We also tend to associate food with positive emotions like connection and comfort. So many social occasions, whether it’s a traditional family gathering or a quick ice cream date with friends, involve food. This might be partly out of convenience—we all have to eat, so why not do it with others?—but the association between food and human connection goes much deeper than that.

“We know how important the feeding process is for infants, and that’s obviously not just because the infant needs nourishment,” Kim Daniels, PsyD, a psychologist and emotional eating coach based in West Hartford, Connecticut, tells SELF. “That’s a time for close contact, coddling, and connecting—all of that is happening while the baby is eating.” So of course, Dr. Daniels says, a sense of comfort gets tied to food in our heads.

Throughout our lives, we also start building our own food memories. If you used to eat Italian ice every Friday after school to celebrate the end of the week, you probably associate it with positive feelings. The dessert your family ate every year on your birthday probably brings up certain feelings for you as well, as do the foods that were part of your favorite holiday meal growing up, the childhood snacks you would reach for when you were sad, and the late-night pizza you’d order to your college dorm room after a party.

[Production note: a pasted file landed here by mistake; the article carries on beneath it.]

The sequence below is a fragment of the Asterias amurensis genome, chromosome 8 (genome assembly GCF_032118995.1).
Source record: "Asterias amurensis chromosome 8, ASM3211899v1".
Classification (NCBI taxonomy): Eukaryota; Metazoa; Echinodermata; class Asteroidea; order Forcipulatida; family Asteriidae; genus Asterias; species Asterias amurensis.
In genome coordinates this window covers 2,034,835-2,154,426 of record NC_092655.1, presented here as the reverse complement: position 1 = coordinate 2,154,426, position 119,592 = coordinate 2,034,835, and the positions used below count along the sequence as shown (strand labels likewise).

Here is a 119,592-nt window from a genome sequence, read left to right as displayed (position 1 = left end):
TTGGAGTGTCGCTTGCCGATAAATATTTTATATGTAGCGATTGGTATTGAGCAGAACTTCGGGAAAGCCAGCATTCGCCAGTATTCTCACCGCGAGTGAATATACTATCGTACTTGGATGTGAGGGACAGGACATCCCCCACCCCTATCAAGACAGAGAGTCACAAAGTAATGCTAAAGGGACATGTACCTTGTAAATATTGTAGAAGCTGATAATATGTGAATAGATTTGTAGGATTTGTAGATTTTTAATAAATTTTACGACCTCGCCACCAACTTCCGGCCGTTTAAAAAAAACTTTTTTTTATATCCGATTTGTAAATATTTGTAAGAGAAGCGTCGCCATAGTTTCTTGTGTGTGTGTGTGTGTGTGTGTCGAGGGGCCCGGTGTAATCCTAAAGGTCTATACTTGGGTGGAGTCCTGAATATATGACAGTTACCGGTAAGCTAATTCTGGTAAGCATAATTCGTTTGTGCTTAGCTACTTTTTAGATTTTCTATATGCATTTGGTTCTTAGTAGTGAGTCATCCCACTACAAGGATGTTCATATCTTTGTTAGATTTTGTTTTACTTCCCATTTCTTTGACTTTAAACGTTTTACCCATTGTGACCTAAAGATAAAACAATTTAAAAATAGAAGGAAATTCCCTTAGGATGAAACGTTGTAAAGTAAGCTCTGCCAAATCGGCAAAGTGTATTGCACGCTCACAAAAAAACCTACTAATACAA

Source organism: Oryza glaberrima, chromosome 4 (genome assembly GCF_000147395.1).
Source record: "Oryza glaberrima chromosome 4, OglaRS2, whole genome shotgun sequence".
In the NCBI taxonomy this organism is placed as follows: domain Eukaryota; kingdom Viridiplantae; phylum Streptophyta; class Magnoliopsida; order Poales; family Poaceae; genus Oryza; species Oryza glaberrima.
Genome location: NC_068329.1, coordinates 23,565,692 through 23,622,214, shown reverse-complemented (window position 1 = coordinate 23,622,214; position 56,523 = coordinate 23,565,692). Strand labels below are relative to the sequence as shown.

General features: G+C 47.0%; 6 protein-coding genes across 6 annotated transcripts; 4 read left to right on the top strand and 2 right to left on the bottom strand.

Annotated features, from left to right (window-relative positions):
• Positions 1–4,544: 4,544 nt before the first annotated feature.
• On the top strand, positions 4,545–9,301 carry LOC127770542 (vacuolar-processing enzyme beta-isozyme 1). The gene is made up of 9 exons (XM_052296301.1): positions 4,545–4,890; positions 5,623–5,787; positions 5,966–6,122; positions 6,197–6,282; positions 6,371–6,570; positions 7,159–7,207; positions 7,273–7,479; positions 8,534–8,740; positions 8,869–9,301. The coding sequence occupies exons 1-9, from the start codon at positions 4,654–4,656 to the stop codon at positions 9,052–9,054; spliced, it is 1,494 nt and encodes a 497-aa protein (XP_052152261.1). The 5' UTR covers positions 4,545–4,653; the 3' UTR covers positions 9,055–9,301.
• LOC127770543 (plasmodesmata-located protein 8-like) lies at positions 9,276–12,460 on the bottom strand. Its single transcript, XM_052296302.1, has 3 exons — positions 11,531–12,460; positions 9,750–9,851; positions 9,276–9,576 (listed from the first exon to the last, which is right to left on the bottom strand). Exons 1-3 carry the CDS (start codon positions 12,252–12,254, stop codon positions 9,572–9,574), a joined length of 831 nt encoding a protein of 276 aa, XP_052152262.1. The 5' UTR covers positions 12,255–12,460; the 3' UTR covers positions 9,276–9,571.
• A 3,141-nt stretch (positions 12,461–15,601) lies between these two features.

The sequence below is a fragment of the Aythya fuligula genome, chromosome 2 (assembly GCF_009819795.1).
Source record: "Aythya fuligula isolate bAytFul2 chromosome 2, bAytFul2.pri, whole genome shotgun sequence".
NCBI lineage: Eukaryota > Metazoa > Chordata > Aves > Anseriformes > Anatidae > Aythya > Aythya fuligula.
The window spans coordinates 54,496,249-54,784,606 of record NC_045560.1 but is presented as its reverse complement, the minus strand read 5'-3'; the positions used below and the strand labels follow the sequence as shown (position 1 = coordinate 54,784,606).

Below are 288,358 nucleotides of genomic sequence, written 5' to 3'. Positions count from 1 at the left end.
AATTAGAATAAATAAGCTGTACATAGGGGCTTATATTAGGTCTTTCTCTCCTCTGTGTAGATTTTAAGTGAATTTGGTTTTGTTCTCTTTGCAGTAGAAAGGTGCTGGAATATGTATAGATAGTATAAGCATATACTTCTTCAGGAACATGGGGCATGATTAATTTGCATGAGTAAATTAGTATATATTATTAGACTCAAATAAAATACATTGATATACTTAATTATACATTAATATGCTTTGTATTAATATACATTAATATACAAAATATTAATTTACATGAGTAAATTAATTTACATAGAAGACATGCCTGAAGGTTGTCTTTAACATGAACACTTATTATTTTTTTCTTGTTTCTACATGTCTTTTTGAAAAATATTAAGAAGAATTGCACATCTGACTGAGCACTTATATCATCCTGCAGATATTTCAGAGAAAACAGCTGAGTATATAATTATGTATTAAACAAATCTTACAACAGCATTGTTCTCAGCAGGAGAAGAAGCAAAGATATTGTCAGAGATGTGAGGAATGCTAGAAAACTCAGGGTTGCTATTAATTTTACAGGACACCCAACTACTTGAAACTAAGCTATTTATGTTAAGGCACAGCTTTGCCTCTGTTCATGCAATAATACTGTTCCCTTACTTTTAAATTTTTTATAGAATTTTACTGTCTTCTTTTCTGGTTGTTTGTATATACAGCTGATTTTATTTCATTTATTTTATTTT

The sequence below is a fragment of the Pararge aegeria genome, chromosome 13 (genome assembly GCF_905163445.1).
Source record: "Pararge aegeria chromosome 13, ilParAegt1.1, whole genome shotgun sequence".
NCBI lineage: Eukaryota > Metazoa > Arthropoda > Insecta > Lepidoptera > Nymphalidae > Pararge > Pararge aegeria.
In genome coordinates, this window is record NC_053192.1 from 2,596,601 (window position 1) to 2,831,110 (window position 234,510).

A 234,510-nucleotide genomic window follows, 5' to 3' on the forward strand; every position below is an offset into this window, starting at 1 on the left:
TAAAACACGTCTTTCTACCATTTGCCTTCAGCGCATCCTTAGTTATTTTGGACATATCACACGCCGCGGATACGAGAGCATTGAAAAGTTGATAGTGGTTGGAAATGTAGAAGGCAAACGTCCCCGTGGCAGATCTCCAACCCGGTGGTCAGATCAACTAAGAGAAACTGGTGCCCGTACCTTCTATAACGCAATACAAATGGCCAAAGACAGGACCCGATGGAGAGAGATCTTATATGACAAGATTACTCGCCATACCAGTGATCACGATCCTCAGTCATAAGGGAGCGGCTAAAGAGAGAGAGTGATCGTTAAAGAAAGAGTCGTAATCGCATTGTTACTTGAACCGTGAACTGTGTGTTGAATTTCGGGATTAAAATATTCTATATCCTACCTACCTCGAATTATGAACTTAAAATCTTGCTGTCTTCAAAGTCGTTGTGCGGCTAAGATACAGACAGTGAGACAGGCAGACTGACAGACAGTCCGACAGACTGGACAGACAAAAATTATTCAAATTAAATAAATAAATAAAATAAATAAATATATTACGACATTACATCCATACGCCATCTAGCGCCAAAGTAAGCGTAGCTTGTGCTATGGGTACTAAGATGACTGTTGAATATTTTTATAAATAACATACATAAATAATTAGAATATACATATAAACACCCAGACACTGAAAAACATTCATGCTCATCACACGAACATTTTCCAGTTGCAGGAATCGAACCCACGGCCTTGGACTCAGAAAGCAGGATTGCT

Using food to cope with emotions isn’t inherently bad.

According to Dr. Daniels, emotional eating can serve different purposes. Sometimes we use food to distract ourselves and avoid uncomfortable feelings. “Eating is an enjoyable activity that can make us feel good for a time, so that we can forget about whatever it is that’s upsetting us,” she says. Other times, we may eat simply for a pick-me-up. Not only is food delicious and tied to positive memories, but there’s some evidence that eating can stimulate the release of serotonin in the brain, a neurotransmitter that can boost mood and make us feel calm, although the research isn’t conclusive or robust.